Middle of last year, I decided to set up a pied-à-terre in Bengaluru. One of the challenges I set myself was to decorate the space — as far as possible — with what is available close by. I was looking for just furniture, so the task wasn’t monumental.
Indian craftsmanship has always ploughed its craft with whatever local material was available, and the Bengaluru-Mysuru region’s proximity to forested areas has meant it was a haven for different types of wood, such as sal, rosewood, mahogany, even teak. As a result, this region has for long had several schools of woodworking, including Channapatna. Bengaluru has also been a business centre. “Kempe Gowda established the Bangalore pete [Kannada for town] in the 1530s specifically for artisans and tradesmen to come and establish businesses here, and then he built a fort around it,” says Sriram Aravamudan, a writer who regularly conducts heritage walks around the city. “And areas were designated for specific artisans — woodworkers, jewellery makers, tin workers, etc, so it has always been geared for artisanal manufacturing processes.”
City for the India Modern
In India, context is everything, even in interior design. And in the southern region, wood, particularly custom-made pieces, are still highly appreciated. So, Bengaluru, with its combination of manufacturing and artisanal capabilities, has plenty of options for the premium, design-conscious consumer, who wants the solidity of factory-manufacturing, high-quality materials and sensible pricing. The city’s ecosystem has given rise to several homegrown star brands such as Phantom Hands, Magari, Tusker Katha, Woodlabs, and others.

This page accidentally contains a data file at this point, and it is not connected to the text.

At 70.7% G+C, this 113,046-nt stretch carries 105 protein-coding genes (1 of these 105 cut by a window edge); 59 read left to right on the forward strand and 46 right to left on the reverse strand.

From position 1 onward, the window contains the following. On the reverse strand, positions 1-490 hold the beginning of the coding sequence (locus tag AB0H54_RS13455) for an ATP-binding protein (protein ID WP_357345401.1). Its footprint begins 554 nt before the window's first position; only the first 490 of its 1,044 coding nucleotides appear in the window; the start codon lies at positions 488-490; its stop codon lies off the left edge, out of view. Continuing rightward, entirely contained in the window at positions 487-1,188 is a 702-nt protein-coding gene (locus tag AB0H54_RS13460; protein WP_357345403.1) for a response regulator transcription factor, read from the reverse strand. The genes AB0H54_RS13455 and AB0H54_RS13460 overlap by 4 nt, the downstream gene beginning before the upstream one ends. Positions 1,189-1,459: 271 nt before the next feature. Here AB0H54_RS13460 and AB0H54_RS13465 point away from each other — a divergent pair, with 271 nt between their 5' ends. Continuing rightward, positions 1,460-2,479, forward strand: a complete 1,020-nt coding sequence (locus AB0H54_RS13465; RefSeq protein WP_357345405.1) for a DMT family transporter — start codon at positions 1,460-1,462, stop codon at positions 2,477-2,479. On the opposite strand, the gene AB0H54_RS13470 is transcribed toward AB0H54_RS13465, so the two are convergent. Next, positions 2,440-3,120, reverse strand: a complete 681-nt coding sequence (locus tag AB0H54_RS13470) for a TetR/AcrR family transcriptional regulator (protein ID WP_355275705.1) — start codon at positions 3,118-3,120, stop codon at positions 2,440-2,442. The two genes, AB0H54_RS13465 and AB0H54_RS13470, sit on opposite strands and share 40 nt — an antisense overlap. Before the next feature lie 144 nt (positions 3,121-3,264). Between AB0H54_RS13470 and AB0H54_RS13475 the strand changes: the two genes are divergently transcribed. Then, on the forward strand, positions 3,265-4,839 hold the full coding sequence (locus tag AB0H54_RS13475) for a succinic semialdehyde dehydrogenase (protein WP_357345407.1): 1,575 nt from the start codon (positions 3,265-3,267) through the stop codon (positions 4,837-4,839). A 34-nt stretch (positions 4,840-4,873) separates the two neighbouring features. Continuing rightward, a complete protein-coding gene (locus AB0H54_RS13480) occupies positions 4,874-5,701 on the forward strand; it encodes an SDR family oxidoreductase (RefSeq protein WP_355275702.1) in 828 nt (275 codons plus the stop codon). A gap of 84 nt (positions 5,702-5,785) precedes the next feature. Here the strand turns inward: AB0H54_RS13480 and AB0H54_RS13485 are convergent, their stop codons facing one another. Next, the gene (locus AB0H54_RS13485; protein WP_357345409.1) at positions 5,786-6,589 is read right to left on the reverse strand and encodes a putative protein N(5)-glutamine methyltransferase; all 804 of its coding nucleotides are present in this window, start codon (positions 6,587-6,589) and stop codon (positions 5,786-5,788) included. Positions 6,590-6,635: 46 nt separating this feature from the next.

And, that’s not even the half of it. Bengaluru is filled with a range of options for everything from upholstery houses to mass decor stores like Ikea, plus galleries for international brands and exclusive lighting design companies. For collectible design or just discovery, one can explore new institutions that are focused on presenting craft and design. This part of the design ecosystem is supported by a new crop of philanthropists, such as you would only find in this entrepreneurial technology-fuelled city. So, if you’re in the process of designing a home anywhere in India then you must plan to spend a few days here. As Bengaluru-based interior designer Farah Ahmed, of award-winning FADD Studio, who’s been practising in the city for more than 10 years, says, “I don’t feel like I have to get out of Bangalore to source the essentials for my clients.”
Luxury of location
Aesthetically speaking, I quickly realised, Bengaluru suited me. I am a modernist at heart, greatly influenced by the clean lines of Keralan furniture of my grandfather’s home in the 70s and 80s. Its volume and scale are suitable for apartment living, and it offers a subtle nod to heritage without the decadence of Art Deco. About two months before I relocated, I contacted Phantom Hands.
Bengaluru natives Deepak Srinath, a former investment banker, and his wife Aparna Rao, an artist, started the brand in 2014 as a platform for antique furniture, but since then it has become renowned for making highly-researched and enunciated wood products inspired by the designs of Pierre Jeanneret and his contemporaries in the Chandigarh era. “Bengaluru has a well-developed ecosystem for raw material, reclaimed timber, and sources for new timber,” says Srinath. “We’re in the Peenya ecosystem where there are hundreds of workshops doing many kinds of metalwork, and all this knowledge in the local ecosystem was relevant and useful for us when we set up.”